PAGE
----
“People and situations are powerless without your reaction.” I read that somewhere. Well, how about when you get home and a beloved family member has unexpectedly dropped dead? Or when you get locked up in the US prison system for some innocuous mistake? Those situations certainly have a lot of power…

So how much power do you have? Certainly you do control your reaction to your circumstances to a great degree, especially things that happened in the past, and we can decide whether or not to get angry or sad in many situations, but try to pull yourself out of decades of conditioning and mind control, like immersion in a cult, and it’s not quite as easy as the pop psychologists would have us believe when they sell us their books and seminars and courses.

Here’s what I think: exert the power you do have, understand the amount of power you have, but be understanding and patient with yourself. If you’re using your circumstances and your past as an excuse or to manipulate others, you know you’re doing it, and you know you’re a lying sod and you can stop it by choice, but when it comes to real feelings and perceptions, don’t expect overnight changes because you heard some guru spouting his “solution.” 

Instead, set a goal of how you wish to feel and respond, who you want to be, and then create an action plan. That can include the reading of the appropriate books, mixing with people who are already free, avoiding those people, situations, pictures and places who would drag your mind, kicking and screaming, back into your past. But it takes time. Reframing, that is finding a new way to look at situations, perceive them and interpret them, takes work. You’re not a robot or a computer that can be reprogrammed in an hour.

Diligently work that plan. But without sufficient motivation, you won’t work at your plan. I had a loser call me the other day to take advantage of the complimentary interview I offer to business owners who are considering availing themselves of my coaching services, and the had a problem with the idea of getting up early to do the interview. He’s not motivated; he’s just looking for a way to get some new, free information. I cancelled the appointment ten minutes later.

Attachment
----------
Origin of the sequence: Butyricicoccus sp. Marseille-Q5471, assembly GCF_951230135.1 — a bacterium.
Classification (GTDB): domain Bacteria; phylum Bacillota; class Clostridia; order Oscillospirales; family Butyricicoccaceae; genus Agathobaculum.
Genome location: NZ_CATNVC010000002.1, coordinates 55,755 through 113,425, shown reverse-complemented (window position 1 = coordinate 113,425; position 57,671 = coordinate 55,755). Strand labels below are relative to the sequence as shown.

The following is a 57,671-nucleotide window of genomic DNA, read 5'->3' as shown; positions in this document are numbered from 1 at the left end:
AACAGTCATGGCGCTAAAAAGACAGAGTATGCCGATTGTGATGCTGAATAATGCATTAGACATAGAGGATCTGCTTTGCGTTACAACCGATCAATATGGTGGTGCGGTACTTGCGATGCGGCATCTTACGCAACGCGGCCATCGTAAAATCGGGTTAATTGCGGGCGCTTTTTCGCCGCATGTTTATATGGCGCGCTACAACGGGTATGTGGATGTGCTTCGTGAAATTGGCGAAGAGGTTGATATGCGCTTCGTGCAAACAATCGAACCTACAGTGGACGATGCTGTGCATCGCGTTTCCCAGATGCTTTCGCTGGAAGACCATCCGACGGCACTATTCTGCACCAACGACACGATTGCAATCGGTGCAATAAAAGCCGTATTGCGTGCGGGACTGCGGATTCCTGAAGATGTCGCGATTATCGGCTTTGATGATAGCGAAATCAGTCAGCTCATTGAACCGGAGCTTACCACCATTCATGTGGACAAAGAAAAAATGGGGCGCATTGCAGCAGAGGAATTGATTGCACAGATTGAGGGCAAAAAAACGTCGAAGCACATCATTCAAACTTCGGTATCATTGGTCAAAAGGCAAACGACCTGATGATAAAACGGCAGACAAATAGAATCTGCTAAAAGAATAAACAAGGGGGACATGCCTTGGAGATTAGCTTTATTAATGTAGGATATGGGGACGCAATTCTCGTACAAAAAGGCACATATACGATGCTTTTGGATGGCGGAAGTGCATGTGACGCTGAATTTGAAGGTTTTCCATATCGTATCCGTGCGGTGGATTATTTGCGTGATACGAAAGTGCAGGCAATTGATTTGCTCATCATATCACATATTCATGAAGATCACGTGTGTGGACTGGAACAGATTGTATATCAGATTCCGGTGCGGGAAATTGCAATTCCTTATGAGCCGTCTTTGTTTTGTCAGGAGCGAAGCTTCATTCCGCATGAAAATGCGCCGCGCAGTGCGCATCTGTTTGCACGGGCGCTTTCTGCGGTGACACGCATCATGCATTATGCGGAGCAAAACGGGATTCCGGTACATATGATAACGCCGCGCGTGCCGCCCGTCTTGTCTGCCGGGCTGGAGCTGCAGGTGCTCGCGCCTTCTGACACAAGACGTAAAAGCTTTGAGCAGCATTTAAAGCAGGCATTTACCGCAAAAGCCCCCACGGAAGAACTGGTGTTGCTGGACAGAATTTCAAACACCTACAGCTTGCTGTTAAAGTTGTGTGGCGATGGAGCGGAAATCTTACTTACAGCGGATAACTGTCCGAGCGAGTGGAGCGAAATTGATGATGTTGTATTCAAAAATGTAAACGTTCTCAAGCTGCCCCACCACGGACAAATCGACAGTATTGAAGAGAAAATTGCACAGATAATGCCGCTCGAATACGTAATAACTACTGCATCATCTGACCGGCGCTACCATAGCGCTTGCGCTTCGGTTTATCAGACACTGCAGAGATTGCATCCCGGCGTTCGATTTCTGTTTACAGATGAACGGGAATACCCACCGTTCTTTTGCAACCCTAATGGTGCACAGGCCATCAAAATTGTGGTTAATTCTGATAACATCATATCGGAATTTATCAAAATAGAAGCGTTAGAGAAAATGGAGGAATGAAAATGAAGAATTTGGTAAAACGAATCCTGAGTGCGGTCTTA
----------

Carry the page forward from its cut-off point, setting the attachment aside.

I am clinically depressive. It took a major even in my life (a series of Temporary Global Amnesia episodes, in fact), four or fine years ago, to agree to start taking medication. The change was unbelievable. I should have made that change a long time ago, but I needed sufficient evidence that I was clinically depressed, that my suicidal attitude was not just a character trait but a real problem. I used to think that, as long as other people didn’t know how I felt, everything was A-OK. That feeling sad was weak. That medication was a crutch. But it doesn’t work that way. The only people who think that, as I did, don’t understand the radical difference it made in my life and how clinical imbalances work in the brain.

Talk with a fifty year old who has been immersed in a cult since the age of seven and decide if it would be simple to make an overnight change. Talk to someone who is clinically depressed, if he is open and honest, and see how easy it would be to change. Talk to my friend who got home and found his 26-year-old son unexpectedly deceased, and understand that, while we can control most of our attitudes and choices, life is real and people are vulnerable. And so are you. Get real. Taming a lion takes time, but he can be trained.

Robin Elliott